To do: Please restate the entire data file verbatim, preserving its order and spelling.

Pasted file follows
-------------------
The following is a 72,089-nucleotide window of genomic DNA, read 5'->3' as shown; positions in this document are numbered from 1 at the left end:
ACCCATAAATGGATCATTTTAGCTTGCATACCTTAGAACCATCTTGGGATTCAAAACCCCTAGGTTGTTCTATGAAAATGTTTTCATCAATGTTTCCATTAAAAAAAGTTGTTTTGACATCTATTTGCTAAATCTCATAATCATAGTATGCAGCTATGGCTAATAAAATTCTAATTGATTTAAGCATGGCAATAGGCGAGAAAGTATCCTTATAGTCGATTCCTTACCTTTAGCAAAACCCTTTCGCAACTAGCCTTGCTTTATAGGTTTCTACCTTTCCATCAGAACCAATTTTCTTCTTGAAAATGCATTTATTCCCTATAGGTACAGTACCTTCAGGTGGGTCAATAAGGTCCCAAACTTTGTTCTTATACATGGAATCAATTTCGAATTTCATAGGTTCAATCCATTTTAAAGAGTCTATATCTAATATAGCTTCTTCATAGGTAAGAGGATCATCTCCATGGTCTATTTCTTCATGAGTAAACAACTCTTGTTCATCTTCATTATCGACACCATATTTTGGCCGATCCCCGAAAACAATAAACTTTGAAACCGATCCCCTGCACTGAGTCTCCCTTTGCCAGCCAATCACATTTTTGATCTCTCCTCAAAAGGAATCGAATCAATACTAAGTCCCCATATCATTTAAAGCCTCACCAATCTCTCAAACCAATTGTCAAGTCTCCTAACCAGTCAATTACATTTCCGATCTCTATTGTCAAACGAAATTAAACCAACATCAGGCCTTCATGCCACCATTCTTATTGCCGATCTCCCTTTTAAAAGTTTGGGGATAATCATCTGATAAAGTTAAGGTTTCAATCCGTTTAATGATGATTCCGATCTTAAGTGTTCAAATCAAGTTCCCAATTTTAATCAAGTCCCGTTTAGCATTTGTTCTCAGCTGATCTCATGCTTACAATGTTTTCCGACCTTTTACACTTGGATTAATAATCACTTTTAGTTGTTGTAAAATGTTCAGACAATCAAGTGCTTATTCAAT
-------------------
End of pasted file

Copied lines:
The following is a 72,089-nucleotide window of genomic DNA, read 5'->3' as shown; positions in this document are numbered from 1 at the left end:
ACCCATAAATGGATCATTTTAGCTTGCATACCTTAGAACCATCTTGGGATTCAAAACCCCTAGGTTGTTCTATGAAAATGTTTTCATCAATGTTTCCATTAAAAAAAGTTGTTTTGACATCTATTTGCTAAATCTCATAATCATAGTATGCAGCTATGGCTAATAAAATTCTAATTGATTTAAGCATGGCAATAGGCGAGAAAGTATCCTTATAGTCGATTCCTTACCTTTAGCAAAACCCTTTCGCAACTAGCCTTGCTTTATAGGTTTCTACCTTTCCATCAGAACCAATTTTCTTCTTGAAAATGCATTTATTCCCTATAGGTACAGTACCTTCAGGTGGGTCAATAAGGTCCCAAACTTTGTTCTTATACATGGAATCAATTTCGAATTTCATAGGTTCAATCCATTTTAAAGAGTCTATATCTAATATAGCTTCTTCATAGGTAAGAGGATCATCTCCATGGTCTATTTCTTCATGAGTAAACAACTCTTGTTCATCTTCATTATCGACACCATATTTTGGCCGATCCCCGAAAACAATAAACTTTGAAACCGATCCCCTGCACTGAGTCTCCCTTTGCCAGCCAATCACATTTTTGATCTCTCCTCAAAAGGAATCGAATCAATACTAAGTCCCCATATCATTTAAAGCCTCACCAATCTCTCAAACCAATTGTCAAGTCTCCTAACCAGTCAATTACATTTCCGATCTCTATTGTCAAACGAAATTAAACCAACATCAGGCCTTCATGCCACCATTCTTATTGCCGATCTCCCTTTTAAAAGTTTGGGGATAATCATCTGATAAAGTTAAGGTTTCAATCCGTTTAATGATGATTCCGATCTTAAGTGTTCAAATCAAGTTCCCAATTTTAATCAAGTCCCGTTTAGCATTTGTTCTCAGCTGATCTCATGCTTACAATGTTTTCCGACCTTTTACACTTGGATTAATAATCACTTTTAGTTGTTGTAAAATGTTCAGACAATCAAGTGCTTATTCAAT